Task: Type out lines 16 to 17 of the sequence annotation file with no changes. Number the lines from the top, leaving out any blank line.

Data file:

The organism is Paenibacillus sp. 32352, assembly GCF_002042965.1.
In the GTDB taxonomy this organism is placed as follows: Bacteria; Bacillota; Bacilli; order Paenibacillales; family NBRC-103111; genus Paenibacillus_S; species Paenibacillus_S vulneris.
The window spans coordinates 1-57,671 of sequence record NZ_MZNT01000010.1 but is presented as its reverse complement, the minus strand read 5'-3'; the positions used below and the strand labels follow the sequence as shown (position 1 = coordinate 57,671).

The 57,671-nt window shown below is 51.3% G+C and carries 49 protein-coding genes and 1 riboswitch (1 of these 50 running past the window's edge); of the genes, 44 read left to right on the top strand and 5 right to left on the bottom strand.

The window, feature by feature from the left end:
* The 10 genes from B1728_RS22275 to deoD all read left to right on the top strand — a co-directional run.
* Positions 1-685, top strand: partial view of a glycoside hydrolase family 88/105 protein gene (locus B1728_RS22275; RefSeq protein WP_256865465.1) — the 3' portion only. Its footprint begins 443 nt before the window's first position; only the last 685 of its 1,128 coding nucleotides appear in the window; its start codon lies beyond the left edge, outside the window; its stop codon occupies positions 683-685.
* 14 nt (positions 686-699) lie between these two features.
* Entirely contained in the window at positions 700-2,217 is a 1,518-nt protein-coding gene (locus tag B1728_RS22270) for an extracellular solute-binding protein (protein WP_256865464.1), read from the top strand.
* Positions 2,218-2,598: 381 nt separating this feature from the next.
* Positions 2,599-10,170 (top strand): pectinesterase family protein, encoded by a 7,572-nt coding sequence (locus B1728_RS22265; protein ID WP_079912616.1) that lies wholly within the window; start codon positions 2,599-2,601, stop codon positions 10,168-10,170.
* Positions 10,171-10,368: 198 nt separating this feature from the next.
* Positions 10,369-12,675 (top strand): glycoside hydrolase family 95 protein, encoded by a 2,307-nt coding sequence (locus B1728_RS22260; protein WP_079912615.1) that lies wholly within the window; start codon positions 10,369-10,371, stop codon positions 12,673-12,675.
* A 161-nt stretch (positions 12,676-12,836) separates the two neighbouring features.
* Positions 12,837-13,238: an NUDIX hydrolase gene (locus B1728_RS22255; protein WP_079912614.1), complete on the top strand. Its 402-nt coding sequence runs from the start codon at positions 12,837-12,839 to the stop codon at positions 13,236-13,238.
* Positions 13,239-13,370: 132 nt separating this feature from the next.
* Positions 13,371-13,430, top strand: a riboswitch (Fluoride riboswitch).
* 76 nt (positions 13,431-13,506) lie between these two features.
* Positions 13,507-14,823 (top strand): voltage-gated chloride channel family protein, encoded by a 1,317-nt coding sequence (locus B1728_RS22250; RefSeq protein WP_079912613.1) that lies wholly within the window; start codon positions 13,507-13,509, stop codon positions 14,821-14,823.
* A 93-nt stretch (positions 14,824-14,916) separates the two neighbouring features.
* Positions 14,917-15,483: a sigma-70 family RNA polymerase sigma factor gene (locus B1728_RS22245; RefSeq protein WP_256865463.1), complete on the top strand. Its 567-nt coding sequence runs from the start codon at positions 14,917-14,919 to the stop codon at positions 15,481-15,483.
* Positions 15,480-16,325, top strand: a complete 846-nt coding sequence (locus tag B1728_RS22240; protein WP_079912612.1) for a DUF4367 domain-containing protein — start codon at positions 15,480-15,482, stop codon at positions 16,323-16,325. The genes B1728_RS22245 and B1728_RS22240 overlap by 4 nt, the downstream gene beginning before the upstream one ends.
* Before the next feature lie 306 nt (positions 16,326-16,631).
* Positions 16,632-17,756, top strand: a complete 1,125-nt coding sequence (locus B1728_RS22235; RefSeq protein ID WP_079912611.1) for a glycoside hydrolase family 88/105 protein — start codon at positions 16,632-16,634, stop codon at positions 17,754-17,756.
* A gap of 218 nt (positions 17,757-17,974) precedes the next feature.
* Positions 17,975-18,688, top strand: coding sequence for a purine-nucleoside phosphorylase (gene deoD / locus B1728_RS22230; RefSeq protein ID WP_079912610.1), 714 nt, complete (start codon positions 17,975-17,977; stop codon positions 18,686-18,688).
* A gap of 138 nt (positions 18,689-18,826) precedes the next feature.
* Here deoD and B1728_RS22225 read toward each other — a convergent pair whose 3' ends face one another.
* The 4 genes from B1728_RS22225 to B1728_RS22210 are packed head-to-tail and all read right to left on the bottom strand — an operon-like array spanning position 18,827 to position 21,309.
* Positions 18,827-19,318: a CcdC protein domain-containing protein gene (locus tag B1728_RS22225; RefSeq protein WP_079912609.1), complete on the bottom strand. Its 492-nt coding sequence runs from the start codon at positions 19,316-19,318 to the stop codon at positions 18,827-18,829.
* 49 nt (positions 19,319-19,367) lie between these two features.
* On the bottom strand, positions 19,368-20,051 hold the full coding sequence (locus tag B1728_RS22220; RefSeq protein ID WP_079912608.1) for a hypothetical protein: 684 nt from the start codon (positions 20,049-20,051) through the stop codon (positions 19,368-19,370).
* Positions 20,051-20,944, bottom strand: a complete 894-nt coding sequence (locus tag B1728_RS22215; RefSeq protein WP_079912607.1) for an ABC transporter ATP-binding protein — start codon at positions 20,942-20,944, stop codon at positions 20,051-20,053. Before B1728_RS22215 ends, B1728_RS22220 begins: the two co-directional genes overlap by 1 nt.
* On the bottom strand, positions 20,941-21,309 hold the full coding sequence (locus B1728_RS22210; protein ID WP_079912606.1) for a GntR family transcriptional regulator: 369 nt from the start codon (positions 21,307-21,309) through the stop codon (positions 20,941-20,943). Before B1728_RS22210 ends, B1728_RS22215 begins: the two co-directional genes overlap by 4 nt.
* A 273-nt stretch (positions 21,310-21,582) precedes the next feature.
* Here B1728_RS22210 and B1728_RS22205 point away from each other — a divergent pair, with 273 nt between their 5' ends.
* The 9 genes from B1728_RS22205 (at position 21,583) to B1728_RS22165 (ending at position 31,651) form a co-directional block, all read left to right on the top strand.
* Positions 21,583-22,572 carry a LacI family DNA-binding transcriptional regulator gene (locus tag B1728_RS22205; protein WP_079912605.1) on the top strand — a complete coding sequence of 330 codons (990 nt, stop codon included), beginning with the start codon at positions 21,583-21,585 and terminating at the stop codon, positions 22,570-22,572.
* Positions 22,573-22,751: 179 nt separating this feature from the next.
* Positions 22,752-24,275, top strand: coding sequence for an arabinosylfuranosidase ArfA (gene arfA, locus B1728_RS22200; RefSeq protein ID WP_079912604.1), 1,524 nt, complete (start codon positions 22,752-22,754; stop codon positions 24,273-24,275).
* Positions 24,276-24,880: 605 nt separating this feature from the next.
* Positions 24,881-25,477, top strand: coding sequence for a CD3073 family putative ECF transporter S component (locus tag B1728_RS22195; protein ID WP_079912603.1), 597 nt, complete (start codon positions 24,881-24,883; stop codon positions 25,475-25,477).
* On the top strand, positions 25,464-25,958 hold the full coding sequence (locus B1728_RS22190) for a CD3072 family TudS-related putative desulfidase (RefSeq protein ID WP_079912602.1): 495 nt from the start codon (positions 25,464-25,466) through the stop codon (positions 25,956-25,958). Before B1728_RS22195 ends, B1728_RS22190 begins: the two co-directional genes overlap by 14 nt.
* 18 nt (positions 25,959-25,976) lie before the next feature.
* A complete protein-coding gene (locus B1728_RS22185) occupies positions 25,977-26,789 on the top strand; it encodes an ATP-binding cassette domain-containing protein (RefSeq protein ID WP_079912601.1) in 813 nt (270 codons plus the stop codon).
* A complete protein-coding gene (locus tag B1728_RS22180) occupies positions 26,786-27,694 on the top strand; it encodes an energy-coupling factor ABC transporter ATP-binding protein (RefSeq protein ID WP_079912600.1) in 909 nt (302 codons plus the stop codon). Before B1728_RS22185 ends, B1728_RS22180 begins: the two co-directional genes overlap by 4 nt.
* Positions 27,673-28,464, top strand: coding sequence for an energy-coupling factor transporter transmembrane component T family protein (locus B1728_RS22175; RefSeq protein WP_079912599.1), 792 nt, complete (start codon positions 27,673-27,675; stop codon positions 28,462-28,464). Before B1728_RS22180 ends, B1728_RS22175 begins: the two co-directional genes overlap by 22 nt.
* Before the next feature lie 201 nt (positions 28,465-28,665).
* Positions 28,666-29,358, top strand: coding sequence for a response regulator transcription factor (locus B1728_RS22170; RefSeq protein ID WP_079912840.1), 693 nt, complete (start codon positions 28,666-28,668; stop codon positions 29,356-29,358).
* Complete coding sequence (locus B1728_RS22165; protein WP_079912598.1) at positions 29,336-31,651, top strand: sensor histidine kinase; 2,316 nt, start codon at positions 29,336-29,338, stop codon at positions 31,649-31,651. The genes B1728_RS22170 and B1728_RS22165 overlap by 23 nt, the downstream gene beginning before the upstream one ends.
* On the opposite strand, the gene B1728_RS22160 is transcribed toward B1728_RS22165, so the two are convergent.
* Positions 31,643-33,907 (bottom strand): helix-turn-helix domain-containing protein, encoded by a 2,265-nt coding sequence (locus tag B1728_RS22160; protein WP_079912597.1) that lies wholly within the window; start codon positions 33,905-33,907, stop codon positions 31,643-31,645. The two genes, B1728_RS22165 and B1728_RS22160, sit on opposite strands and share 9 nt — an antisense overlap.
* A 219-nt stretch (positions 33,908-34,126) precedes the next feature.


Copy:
* Positions 13,239-13,370: 132 nt separating this feature from the next.
* Positions 13,371-13,430, top strand: a riboswitch (Fluoride riboswitch).